CLS Bank v. Alice Corp. – The Federal Circuit Panel’s Solution

In CLS Bank, the asserted patents covered systems, methods and computer products for exchanging obligations in which a trusted third party settles obligations between a first and second party so as to eliminate settlement risk. In essence, the patents claimed the use of an intermediary in a financial transaction to reduce the risk that one party fails to perform after it has received the consideration from the other party. At summary judgment, the district court held that all claims were invalid for failing to claim patent eligible subject matter because they were directed to abstract ideas. On appeal, the panel was presented with two questions:  (i) are the method claims directed to patent ineligible abstract ideas and (ii) should the test for patent eligibility of system and products claims be different than method claims because they are tangible physical objects (and therefore literally not abstract)? 

The majority in CLS Bank held that the method claims were not abstract ideas and were patent eligible under section 101, and all three judges on the panel agreed that the test for patent eligibility does not depend on whether the claims are drafted as system, product or method claims. The majority opinion, authored by Judge Linn, recognized the current problems in the framework for the section 101 analysis for inventions implemented in computers. According to the panel, “[m]any patents [] drawn to inventions implemented in computer hardware or software … are argued not to pass the machine-or-transformation test,” requiring courts to “sometimes look beyond the machine-or-transformation test to distinguish eligible from ineligible computer-related claims.”  CLS Bank, 685 F.3d at 1350-51. The panel also acknowledged that “[t]he abstractness of the ‘abstract test’ to patent eligibility has become a serious problem….”  Id. at 1348.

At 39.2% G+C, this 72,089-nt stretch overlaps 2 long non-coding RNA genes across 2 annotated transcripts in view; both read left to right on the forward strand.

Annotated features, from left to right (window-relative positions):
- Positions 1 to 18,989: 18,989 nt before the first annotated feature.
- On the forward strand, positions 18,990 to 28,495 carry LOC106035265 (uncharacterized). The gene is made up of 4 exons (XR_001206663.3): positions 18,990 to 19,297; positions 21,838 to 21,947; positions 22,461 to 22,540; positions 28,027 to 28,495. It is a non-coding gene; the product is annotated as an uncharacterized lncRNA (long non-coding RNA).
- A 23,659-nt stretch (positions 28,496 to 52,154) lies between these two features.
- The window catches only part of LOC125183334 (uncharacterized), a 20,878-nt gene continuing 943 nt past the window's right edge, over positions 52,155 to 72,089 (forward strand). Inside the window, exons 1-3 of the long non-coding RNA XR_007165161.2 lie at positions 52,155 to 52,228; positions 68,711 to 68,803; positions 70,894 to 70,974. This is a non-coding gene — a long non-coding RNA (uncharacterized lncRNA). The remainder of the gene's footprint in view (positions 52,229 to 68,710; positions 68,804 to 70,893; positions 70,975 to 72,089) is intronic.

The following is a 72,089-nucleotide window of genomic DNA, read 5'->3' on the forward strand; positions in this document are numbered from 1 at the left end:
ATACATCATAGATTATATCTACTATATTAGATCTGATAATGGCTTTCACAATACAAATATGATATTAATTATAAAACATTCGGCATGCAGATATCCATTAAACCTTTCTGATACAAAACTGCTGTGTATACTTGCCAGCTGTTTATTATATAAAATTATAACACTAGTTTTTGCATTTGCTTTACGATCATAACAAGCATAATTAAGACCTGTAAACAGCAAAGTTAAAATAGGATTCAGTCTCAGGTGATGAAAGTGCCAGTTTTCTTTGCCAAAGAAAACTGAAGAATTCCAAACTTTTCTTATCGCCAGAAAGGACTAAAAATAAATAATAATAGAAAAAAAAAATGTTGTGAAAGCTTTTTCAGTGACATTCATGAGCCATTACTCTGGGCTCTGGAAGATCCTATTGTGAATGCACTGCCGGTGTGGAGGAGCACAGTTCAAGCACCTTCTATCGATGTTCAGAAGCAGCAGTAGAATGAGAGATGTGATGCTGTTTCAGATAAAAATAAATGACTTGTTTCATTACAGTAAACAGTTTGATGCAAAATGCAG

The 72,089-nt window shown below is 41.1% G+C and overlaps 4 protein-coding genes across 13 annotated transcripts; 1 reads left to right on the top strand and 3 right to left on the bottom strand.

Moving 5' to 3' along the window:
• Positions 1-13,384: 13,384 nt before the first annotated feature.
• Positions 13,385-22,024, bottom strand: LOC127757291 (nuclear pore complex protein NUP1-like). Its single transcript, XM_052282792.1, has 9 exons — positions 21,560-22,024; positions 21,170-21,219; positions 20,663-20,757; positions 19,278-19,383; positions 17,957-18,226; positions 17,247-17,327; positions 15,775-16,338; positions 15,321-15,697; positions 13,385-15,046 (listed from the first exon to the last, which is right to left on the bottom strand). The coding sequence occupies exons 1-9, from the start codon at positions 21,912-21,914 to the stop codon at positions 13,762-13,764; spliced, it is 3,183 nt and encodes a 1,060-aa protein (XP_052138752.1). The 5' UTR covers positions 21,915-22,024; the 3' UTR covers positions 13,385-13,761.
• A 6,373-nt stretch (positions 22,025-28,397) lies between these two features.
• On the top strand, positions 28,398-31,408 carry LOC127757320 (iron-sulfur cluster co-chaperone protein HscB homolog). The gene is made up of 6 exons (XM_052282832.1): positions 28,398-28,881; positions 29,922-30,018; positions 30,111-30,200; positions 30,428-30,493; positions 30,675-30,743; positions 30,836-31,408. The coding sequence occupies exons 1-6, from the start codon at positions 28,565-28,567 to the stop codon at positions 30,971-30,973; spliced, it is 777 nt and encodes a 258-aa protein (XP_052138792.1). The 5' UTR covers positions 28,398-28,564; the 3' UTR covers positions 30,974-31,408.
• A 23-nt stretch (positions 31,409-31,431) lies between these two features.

In light of this uncertainty, the panel articulated a new test of patent eligibility of software claims:  “when—after taking all of the claim recitations into consideration—it is not manifestly evident that a claim is directed to a patent ineligible abstract idea, that claim must not be deemed for that reason to be inadequate under § 101.”  Id. at 1352. The panel went on to state that to be ineligible the “abstract idea” (loosely defined as a “fundamental truth” or “disembodied concept”) must be “the single most reasonable understanding” of the claim. If, however, the claim is directed to a “specific application” or a “practical application,” then it will pass muster under section 101. In reaching its conclusion, the majority rejected the dissent’s argument (authored by Judge Prost) that in order to be patent eligible under section 101, the claims must include an “inventive concept.”  Id. at 1357 (Prost, J. dissenting).

En Banc Review

On October 9, 2012, the Federal Circuit granted CLS Bank’s petition for rehearing en banc and vacated the panel’s decision. The parties were requested to file new briefs addressing two questions: 

a. What test should the court adopt to determine whether a computer-implemented invention is a patent ineligible “abstract idea”; and when, if ever, does the presence of a computer in a claim lend patent eligibility to an otherwise patent-ineligible idea?

b. In assessing patent eligibility under 35 U.S.C. § 101 of a computer-implemented invention, should it matter whether the invention is claimed as a method, system, or storage medium; and should such claims at times be considered equivalent for § 101 purposes?

Oral argument was held on Feb. 9, 2013. Questioning from the judges focused on the definition of an abstract idea; how systems and products can be “abstract” when they claim physical, tangible objects; the role of claim construction in the section 101 analysis; and whether the patented inventions preempt other methods of using third-party intermediaries in financial transactions. If anything, oral argument revealed an en banc court that is sharply divided on the role of section 101 as a threshold inquiry of patent eligibility and the application of section 101 to software patents. Further complicating the analysis is the number of and differences among the claims at issue in CLS Bank, which include systems, methods and products as well as claims that both expressly recite and do not recite the use of computers. Given this complexity and uncertainty, it could very well be that this will be the third section 101 case to reach the Supreme Court in three years.